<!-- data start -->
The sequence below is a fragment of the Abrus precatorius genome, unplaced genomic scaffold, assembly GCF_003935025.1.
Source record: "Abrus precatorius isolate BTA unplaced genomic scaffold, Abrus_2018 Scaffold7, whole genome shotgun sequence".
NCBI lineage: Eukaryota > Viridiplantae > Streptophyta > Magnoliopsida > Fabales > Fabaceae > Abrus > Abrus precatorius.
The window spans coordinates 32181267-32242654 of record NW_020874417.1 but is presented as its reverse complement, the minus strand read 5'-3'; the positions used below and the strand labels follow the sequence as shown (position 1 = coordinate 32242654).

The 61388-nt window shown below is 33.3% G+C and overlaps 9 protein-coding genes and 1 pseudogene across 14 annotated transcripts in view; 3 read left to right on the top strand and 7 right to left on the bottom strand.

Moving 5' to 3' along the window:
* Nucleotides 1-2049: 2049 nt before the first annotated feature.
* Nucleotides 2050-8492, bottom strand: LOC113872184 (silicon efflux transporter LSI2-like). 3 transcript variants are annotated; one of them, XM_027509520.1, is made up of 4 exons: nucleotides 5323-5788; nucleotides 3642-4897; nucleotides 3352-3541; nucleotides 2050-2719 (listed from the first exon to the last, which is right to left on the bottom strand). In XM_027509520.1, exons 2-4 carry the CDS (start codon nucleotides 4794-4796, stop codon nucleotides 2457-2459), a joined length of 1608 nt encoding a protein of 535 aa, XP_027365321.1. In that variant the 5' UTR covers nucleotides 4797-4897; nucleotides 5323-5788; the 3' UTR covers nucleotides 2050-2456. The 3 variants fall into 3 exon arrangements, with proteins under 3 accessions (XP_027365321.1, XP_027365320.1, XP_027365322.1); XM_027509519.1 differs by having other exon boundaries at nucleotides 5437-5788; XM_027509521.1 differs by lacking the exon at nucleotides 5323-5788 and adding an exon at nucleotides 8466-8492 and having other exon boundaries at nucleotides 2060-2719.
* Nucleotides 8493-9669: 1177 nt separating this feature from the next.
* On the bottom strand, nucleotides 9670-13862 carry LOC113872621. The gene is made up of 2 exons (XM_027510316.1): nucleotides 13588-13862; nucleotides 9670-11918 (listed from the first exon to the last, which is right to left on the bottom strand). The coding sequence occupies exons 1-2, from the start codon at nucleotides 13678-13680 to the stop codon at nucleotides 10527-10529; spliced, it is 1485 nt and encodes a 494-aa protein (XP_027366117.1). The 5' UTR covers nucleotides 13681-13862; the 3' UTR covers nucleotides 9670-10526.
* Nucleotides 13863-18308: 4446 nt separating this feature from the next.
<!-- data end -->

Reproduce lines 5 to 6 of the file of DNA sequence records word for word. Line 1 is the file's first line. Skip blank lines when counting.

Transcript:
The 61388-nt window shown below is 33.3% G+C and overlaps 9 protein-coding genes and 1 pseudogene across 14 annotated transcripts in view; 3 read left to right on the top strand and 7 right to left on the bottom strand.

Moving 5' to 3' along the window: